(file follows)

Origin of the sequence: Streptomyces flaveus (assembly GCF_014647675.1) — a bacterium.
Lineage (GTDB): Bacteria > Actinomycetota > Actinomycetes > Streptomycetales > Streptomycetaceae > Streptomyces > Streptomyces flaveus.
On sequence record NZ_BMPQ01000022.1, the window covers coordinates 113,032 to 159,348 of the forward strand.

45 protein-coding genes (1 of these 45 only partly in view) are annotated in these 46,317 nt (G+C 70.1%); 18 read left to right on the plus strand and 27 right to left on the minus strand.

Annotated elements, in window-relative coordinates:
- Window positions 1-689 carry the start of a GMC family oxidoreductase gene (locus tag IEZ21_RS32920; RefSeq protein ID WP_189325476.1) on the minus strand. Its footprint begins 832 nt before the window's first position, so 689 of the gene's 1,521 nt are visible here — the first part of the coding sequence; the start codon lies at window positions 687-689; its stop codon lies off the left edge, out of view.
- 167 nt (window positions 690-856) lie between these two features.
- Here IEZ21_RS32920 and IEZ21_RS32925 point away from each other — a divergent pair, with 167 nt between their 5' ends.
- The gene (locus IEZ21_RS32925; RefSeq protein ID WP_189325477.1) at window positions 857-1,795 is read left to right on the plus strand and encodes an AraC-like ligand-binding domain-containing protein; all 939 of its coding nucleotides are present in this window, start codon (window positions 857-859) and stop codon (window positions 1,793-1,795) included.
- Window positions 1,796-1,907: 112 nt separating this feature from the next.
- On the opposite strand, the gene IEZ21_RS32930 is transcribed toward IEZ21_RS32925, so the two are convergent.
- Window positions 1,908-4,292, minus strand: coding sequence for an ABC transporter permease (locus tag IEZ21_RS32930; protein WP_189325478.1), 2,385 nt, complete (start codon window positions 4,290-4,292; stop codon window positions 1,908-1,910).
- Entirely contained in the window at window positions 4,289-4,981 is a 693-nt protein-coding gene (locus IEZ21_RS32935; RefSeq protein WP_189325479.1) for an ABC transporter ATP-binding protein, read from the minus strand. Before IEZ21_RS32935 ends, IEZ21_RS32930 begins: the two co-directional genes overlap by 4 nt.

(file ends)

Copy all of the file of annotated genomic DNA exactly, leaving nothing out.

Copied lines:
Origin of the sequence: Streptomyces flaveus (assembly GCF_014647675.1) — a bacterium.
Lineage (GTDB): Bacteria > Actinomycetota > Actinomycetes > Streptomycetales > Streptomycetaceae > Streptomyces > Streptomyces flaveus.
On sequence record NZ_BMPQ01000022.1, the window covers coordinates 113,032 to 159,348 of the forward strand.

45 protein-coding genes (1 of these 45 only partly in view) are annotated in these 46,317 nt (G+C 70.1%); 18 read left to right on the plus strand and 27 right to left on the minus strand.

Annotated elements, in window-relative coordinates:
- Window positions 1-689 carry the start of a GMC family oxidoreductase gene (locus tag IEZ21_RS32920; RefSeq protein ID WP_189325476.1) on the minus strand. Its footprint begins 832 nt before the window's first position, so 689 of the gene's 1,521 nt are visible here — the first part of the coding sequence; the start codon lies at window positions 687-689; its stop codon lies off the left edge, out of view.
- 167 nt (window positions 690-856) lie between these two features.
- Here IEZ21_RS32920 and IEZ21_RS32925 point away from each other — a divergent pair, with 167 nt between their 5' ends.
- The gene (locus IEZ21_RS32925; RefSeq protein ID WP_189325477.1) at window positions 857-1,795 is read left to right on the plus strand and encodes an AraC-like ligand-binding domain-containing protein; all 939 of its coding nucleotides are present in this window, start codon (window positions 857-859) and stop codon (window positions 1,793-1,795) included.
- Window positions 1,796-1,907: 112 nt separating this feature from the next.
- On the opposite strand, the gene IEZ21_RS32930 is transcribed toward IEZ21_RS32925, so the two are convergent.
- Window positions 1,908-4,292, minus strand: coding sequence for an ABC transporter permease (locus tag IEZ21_RS32930; protein WP_189325478.1), 2,385 nt, complete (start codon window positions 4,290-4,292; stop codon window positions 1,908-1,910).
- Entirely contained in the window at window positions 4,289-4,981 is a 693-nt protein-coding gene (locus IEZ21_RS32935; RefSeq protein WP_189325479.1) for an ABC transporter ATP-binding protein, read from the minus strand. Before IEZ21_RS32935 ends, IEZ21_RS32930 begins: the two co-directional genes overlap by 4 nt.